Microsoft guys can't drink. I went boozing with a couple of the Windows Server guys this weekend and we had to scoop one of them out of his pancakes at around 3:00 a.m. Before they lost the ability to talk, however, I got some useful information. First, one of them is working on getting a media centre feed into his bathroom so he can watch movies while soaking in the tub. This tells you something about the mindset up there in the pampered Northwest.
Then we got geeky and talked about Windows Server 2003 Service Pack 2. For one thing, I was wondering why an update so large had so little in the way of press behind it. Turns out the SP2 is indeed the largest service pack Microsoft has ever done to Windows Server. But that's really just because it's a rollup of everything since Service Pack 1 as well as SP1 itself -- and SP1 was a honker.
But even while sucking down Manhattans, the Windows Server guys were very clear that their direction with SP2 was aimed at "painless." SP1 introduced a load of new security features that really threw a big segment of the IT admin population for a loop. All of sudden a swath of applications, personal firewall settings, and similar architectures had to be rebuilt to accommodate SP1's new features. That's not the case for SP2. Microsoft says it is hoping that SP2 is invisible enough to install under the radar -- completely.
That's not to say it's without bonuses; just that those bonuses aren't going to be as glaring as in the last SP. This time around, you can look for things such as nine new localized languages -- for the x64 version only. There are a bunch of features with this level of "be still my beating heart" impact. But we managed to dig up a few more useful ones, too.
The Datacenter SKU was a biggie. That's available to volume license customers now, not just OEMs. That means you can build your own Datacenter machines, and Microsoft has tossed in unlimited virtualization rights for this SKU as well. I definitely like this, but it sounded as though Microsoft was tossing in free virtualization licensing at the very top-end of the SKU scale just so they could keep sticking it to us everywhere else. Full details on virtualization licensing haven't yet been released, however, so this may just be my pessimistic nature combined with too many Johnnie Walker Blacks.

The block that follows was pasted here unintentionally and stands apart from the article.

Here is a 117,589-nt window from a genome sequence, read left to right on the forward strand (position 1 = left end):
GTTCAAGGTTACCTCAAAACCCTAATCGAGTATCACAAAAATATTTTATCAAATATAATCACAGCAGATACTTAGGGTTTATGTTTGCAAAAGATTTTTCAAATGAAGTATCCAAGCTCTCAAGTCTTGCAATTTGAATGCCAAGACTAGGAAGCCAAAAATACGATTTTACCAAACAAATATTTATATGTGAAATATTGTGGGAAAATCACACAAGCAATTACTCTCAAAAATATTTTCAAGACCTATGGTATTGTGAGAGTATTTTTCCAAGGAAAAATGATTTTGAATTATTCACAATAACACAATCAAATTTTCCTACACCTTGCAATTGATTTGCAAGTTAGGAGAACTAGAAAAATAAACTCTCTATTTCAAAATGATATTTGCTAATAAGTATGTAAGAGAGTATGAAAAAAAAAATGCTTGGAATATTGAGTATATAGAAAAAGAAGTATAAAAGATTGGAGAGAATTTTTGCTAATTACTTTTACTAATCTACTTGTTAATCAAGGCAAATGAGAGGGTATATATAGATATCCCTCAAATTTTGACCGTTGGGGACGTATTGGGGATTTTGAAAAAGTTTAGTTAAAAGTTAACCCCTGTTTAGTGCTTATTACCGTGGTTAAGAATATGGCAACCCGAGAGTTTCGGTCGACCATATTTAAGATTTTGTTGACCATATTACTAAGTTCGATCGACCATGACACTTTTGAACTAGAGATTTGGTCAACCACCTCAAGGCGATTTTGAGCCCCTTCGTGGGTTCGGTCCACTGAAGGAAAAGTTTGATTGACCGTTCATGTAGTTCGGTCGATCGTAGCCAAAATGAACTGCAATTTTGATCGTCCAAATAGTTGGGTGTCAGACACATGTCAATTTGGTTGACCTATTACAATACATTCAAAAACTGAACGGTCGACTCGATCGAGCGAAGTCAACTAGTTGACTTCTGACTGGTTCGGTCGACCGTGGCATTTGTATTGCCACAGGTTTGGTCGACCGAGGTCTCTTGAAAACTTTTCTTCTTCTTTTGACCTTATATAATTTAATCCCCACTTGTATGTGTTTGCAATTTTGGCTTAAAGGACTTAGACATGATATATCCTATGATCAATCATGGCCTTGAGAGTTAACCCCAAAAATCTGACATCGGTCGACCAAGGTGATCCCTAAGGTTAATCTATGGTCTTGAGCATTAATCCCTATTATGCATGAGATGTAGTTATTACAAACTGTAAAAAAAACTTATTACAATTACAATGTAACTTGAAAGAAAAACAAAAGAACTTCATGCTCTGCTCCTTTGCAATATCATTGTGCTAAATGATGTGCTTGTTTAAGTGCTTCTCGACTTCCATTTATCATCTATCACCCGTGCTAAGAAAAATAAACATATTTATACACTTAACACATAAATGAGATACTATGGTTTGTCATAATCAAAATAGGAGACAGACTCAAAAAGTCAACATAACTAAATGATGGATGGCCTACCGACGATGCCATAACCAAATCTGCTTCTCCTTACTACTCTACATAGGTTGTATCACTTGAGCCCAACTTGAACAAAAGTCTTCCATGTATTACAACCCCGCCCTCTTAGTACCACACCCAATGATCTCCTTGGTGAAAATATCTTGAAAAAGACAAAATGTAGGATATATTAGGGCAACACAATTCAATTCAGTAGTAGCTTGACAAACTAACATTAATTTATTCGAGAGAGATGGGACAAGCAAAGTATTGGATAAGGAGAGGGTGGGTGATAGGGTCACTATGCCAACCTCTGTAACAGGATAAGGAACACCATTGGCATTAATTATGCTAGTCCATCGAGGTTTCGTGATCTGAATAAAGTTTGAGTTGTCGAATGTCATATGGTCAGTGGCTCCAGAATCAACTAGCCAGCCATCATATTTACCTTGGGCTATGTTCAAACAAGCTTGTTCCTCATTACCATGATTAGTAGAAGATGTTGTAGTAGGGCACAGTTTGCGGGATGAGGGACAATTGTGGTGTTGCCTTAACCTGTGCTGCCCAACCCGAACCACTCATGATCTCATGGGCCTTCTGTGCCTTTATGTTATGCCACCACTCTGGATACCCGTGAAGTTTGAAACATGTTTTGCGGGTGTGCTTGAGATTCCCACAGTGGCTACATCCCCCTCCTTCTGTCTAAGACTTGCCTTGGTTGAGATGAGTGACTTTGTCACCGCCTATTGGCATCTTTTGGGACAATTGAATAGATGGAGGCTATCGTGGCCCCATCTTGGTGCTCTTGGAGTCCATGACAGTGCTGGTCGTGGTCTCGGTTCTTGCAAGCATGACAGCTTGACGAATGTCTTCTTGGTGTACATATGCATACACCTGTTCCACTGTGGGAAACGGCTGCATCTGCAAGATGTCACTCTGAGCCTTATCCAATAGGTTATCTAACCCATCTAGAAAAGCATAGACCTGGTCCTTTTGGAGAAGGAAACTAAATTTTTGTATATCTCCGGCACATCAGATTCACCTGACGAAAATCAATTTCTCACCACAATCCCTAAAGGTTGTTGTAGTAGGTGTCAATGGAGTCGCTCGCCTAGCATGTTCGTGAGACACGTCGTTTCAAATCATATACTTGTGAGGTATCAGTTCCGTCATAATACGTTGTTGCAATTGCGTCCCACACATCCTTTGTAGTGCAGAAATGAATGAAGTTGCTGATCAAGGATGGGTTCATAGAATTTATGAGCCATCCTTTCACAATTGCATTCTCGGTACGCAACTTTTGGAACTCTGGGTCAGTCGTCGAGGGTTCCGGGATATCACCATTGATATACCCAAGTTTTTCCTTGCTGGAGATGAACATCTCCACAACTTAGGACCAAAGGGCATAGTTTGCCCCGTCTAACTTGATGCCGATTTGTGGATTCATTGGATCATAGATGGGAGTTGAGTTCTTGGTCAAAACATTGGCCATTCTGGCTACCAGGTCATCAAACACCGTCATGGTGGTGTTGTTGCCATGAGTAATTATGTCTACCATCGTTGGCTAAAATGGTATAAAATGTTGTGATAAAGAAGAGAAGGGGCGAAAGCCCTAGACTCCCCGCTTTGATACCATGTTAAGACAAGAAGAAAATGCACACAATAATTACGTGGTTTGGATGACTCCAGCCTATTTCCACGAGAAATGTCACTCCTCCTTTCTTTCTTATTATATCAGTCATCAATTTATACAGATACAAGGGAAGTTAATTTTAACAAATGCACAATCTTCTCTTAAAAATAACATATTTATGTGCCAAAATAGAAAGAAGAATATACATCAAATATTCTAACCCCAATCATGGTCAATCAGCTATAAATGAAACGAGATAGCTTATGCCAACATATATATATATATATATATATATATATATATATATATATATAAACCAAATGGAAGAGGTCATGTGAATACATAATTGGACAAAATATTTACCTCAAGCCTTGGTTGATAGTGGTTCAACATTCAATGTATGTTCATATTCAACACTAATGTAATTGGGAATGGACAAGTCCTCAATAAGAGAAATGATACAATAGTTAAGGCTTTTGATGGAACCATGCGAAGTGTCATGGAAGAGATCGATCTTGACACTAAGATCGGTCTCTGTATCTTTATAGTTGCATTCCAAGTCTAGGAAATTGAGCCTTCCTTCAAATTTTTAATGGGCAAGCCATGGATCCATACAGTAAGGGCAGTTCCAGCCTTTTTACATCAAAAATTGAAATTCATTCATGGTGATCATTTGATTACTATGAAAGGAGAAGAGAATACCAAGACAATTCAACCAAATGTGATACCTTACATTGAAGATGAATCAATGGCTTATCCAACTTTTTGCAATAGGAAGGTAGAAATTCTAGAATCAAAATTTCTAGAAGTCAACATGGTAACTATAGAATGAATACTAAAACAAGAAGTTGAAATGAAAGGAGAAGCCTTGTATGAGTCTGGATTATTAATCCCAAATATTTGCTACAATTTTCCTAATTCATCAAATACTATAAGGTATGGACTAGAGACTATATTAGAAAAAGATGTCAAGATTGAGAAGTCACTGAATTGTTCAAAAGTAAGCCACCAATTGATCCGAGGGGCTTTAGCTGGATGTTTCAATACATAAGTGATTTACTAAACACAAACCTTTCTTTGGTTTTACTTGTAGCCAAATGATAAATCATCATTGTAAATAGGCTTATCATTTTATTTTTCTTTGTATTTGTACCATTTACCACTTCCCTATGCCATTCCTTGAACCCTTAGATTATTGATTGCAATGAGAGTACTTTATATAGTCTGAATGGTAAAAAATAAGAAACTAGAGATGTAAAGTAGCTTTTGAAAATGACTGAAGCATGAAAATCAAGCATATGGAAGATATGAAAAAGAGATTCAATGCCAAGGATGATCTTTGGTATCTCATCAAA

MMC (Microsoft Management Console) Version 3.0 is another nice feature of SP2. Too bad you won't get much use of it right away. Whereas developers will be able to make use of MMC to beef up the management tools that IT administrators use every day, the admins will need to wait a bit before this next-gen stuff trickles down to them.
A few day-to-day IT admin tools did get updates, however. Dcdiag.exe, the domain controller diagnostic testing tool, now has an XML output option, for example. That's so folks working in environments with loads of DCs don't get inundated with reams of static log files every time the tool gets used.
Similarly, the oft-used MSConfig GUI version gets a new tools tab. This is actually a pretty cool little update. The Tools tab includes a bunch of related tools that Microsoft's customers said they wanted readily available when using MSConfig. But Microsoft went them one better and not only added those tools but made the Tools tab customizable so you can add your own tools suite as well. Strangely, the window still isn't resizable, which made waves with some other folks in the writing community.
The last noteworthy feature add-on for SP2 is XML Lite. This was previously available as a separate download for Windows Server 2003, and is also included in Vista. It's version 1.0 of an independent XML parsing DLL that conforms to the XML 1.0. It's designed to be very lightweight and aimed for use as a log file parser and similar back-end utility-style duties. Microsoft has quite a bit of [online cookbook information] for XML Lite, however, for those with a do-it-yourself or development bent.
Overall, I couldn't find fault with Microsoft's pronouncement of SP2 as a "painless" update. There is nothing in SP2 that hasn't been available as a separate download before, and certainly nothing that should interfere with existing application architectures. I wouldn't completely ignore testing before fully deploying the update, but I wouldn't wait much on it, either. Definitely something to get out of the way before the holidays.